Key points on the environmental impact of palm oil (mongabay.com, May 15, 2007)-- The booming market for palm oil is driving record production but fueling rising concerns over the environmental impact of the supposedly "green" bioenergy source.
The two leading producers of palm oil, Malaysia and Indonesia, have rapidly expanded palm oil production in recent years, often at the expense of biodiverse rainforests and carbon-rich peatlands that store billions of tons of greenhouse gases. Environmentalists say that due to these factors, burning of palm oil can at times be more damaging the global climate than the use of fossil fuels.
"As much as 2000 million tonnes of carbon dioxide are released annually from just the logged and drained peatlands of South-east Asia; 8% of all global emissions," said Marcel Silvius of Wetlands International, an environmental group that has analyzed the climate impact of peatlands destruction in Indonesian. "Over 50% of new plantations are allocated on peatlands. As such palm oil is a major driver in the further destruction of the remaining peat swamp forests and a significant cause for global CO2 emissions."
European governments have recently expressed concern over the apparent unsustainably of oil palm cultivation in peatlands. Last week Dutch minister of the Environment, Jacqueline Cramer, finalized a framework that set guidelines for the sustainable production of palm oil. While the initiative is non-binding in order to skirt World Trade Organization (WTO) regulations, it could set a precedent for other European nations to follow. The U.N. has also introduced language on palm oil production.
Both European governments and the U.N. are looking at the example set forth by the Roundtable on Sustainable Palm Oil, an industry group that seeks to cultivate oil palm can in a manner that helps mitigate climate change, preserves biodiversity, and brings economic opportunities to desperately poor rural populations.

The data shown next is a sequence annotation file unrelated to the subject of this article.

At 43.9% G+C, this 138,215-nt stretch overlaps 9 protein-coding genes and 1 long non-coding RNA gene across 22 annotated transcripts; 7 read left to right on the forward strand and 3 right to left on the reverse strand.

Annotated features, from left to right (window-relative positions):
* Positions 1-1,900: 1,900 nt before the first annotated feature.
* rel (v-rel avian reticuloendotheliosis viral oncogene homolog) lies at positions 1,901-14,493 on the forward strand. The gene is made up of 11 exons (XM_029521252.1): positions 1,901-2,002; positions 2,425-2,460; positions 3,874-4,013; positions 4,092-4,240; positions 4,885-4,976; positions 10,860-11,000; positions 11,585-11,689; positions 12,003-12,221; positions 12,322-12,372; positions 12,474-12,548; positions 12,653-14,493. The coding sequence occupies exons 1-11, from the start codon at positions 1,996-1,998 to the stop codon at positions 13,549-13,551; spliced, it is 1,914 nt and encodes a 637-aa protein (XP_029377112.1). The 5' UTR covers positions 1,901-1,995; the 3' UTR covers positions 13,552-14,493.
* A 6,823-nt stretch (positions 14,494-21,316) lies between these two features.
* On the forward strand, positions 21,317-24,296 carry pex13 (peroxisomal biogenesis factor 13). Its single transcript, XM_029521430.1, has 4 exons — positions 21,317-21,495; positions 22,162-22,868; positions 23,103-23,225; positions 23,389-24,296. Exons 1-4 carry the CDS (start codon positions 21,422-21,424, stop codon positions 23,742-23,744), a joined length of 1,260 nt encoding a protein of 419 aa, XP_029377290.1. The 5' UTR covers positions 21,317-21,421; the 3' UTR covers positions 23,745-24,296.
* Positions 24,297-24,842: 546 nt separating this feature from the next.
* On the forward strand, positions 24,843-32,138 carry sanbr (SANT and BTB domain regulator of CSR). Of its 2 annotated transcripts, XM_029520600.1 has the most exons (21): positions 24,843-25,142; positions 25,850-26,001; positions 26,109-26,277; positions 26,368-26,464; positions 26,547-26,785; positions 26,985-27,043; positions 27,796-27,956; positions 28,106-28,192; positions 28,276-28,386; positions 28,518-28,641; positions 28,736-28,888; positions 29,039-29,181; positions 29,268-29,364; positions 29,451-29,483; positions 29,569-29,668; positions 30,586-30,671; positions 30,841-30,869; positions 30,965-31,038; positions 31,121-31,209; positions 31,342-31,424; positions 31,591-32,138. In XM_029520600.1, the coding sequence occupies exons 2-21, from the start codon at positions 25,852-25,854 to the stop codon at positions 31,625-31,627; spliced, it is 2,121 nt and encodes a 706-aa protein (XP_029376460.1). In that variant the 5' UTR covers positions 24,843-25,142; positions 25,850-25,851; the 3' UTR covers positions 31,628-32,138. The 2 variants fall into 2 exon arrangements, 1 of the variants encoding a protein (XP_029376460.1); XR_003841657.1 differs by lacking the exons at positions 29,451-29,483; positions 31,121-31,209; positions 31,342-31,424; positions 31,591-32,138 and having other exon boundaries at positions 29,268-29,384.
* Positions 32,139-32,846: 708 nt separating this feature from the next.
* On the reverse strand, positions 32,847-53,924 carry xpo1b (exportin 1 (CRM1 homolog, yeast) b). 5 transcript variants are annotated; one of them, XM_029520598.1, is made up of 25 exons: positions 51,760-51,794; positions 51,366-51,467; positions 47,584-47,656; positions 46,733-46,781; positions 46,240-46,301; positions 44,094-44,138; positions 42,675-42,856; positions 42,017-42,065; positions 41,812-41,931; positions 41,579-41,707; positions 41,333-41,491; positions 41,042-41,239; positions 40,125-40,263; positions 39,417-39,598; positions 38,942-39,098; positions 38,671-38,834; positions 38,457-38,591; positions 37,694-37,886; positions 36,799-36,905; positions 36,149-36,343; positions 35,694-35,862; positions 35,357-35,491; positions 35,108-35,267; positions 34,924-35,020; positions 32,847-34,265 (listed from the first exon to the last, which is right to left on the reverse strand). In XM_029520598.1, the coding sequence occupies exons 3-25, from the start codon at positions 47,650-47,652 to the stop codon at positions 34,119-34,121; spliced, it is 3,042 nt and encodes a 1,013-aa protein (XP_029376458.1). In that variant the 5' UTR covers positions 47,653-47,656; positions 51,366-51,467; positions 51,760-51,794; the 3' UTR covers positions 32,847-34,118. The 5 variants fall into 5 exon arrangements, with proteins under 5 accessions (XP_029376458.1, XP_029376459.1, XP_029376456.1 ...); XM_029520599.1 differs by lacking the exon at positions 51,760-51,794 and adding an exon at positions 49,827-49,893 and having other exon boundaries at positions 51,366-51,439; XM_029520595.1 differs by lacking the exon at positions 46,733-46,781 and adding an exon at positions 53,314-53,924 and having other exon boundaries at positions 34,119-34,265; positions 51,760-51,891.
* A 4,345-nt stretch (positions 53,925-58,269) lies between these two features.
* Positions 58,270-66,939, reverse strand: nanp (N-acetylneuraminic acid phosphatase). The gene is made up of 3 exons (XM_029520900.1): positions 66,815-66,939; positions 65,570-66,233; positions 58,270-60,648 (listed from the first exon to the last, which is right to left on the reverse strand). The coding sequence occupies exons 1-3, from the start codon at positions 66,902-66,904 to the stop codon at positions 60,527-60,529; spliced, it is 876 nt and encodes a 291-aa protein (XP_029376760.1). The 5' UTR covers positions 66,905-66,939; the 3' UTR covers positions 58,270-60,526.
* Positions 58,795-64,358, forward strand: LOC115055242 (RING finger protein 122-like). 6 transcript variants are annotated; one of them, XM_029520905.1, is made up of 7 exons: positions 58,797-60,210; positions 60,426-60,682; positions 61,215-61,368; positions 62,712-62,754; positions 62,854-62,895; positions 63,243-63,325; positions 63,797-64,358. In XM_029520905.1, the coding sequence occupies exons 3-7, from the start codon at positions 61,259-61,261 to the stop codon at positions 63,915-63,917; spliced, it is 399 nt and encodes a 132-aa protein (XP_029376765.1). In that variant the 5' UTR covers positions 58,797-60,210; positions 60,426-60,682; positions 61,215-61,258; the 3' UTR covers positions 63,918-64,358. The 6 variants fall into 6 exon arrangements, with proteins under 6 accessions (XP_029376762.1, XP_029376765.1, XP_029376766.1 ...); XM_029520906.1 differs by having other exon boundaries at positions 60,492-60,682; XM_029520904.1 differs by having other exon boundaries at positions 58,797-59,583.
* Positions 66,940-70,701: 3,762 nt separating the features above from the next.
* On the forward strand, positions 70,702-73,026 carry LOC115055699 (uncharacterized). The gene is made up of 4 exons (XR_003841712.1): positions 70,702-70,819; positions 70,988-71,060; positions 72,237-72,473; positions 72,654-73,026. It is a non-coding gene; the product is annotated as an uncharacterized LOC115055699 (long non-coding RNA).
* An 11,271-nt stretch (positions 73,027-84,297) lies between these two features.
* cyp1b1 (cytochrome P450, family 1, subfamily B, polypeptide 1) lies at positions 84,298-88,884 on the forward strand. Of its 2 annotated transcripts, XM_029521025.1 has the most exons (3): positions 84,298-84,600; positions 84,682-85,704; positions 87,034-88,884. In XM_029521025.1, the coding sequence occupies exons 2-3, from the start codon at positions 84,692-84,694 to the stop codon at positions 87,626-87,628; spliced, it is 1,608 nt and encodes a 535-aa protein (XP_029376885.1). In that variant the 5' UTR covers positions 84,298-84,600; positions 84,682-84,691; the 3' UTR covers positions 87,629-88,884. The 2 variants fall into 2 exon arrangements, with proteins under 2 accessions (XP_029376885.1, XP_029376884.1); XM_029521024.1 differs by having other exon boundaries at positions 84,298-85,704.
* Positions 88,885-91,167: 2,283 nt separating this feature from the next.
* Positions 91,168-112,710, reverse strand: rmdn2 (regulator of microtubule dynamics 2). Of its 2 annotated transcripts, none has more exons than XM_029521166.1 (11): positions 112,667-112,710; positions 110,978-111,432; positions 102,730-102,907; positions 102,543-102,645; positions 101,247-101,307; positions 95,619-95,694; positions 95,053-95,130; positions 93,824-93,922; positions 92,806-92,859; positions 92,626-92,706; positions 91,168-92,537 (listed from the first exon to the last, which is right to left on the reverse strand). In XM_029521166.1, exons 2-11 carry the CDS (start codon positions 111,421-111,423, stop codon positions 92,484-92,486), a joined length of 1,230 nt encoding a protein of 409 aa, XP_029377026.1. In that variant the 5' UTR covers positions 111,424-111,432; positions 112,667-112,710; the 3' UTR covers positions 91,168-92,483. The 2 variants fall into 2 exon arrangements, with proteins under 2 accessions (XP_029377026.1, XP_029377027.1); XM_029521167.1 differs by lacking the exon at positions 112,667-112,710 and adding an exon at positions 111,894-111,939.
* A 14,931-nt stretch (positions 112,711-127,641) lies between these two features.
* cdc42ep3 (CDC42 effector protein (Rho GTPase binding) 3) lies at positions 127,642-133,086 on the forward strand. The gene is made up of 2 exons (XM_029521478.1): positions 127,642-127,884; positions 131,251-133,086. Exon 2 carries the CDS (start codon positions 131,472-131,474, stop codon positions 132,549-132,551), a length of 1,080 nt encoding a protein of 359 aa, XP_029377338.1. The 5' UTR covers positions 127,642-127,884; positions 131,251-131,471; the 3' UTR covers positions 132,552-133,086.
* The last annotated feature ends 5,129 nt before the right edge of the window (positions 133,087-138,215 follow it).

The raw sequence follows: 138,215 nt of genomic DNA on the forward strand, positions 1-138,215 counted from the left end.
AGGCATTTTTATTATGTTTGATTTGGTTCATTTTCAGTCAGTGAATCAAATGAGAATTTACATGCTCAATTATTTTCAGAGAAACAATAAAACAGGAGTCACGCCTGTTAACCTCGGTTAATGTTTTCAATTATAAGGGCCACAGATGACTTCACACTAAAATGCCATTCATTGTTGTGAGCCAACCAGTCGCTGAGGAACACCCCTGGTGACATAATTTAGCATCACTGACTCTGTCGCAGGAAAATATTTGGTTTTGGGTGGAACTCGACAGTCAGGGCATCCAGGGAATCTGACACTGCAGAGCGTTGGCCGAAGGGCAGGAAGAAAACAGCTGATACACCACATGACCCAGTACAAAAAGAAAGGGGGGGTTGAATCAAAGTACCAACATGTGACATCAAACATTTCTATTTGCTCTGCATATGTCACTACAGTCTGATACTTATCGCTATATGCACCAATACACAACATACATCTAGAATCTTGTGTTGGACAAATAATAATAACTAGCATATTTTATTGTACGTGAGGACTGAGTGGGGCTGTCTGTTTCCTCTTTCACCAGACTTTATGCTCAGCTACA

Palm Oil Production in Malaysia and Indonesia
In Malaysia oil palm production has risen from 151,000 metric tons in 1964 to 16.5 million metric tons in 2006. Over the same period, exports have climbed from 141,000 metric tons to 13.1 million metric tons. Oil palm plantations grew from 60,000 hectares in 1960 to more than 3 million hectares in 2001. In 2004, 43% of these of these were located in Sabah and Sarawak, on the island of Borneo. However, because virtually all suitable land is used in Peninsular Malaysia, expansion is expected mostly to occur in Malaysian Borneo and, to a greater extent, Kalimantan. Oil palm cultivation has increased from 186,744 hectares in Sabah and Sarawak in 1984 to 1,673,721 hectares at the close of 2003.
Between 1964 and 2006 Indonesian oil palm production has increased from 157,000 metric tons to 15.9 million metric tons while exports have jumped from 126,000 metric tons to 11.6 million metric tons. In Indonesian Borneo, Kalimantan, oil palm plantations have expanded from 13,140 hectares in 1984 to nearly one million hectares at the end of 2003. Overall, oil palm cultivation has expanded in Indonesia from 600,000 hectares in 1985 to more than 6 million hectares by early 2007, and is expected to reach 10 million hectares by 2010.
The oil palm
Palm oil is derived from the plant’s fruit, which grow in clusters that may weigh 40-50 kilograms. A hundred kilograms of oil seeds typically produce 20 kilograms of oil, while a single hectare of oil palm may yield 5,000 kilograms of crude oil, or nearly 6,000 liters of crude oil that can be used in biodiesel production. At $400 per metric ton, or about $54 per barrel, palm oil is competitive with conventional oil. In the future, palm oil prices are expected to fall further as more oil palm comes under cultivation.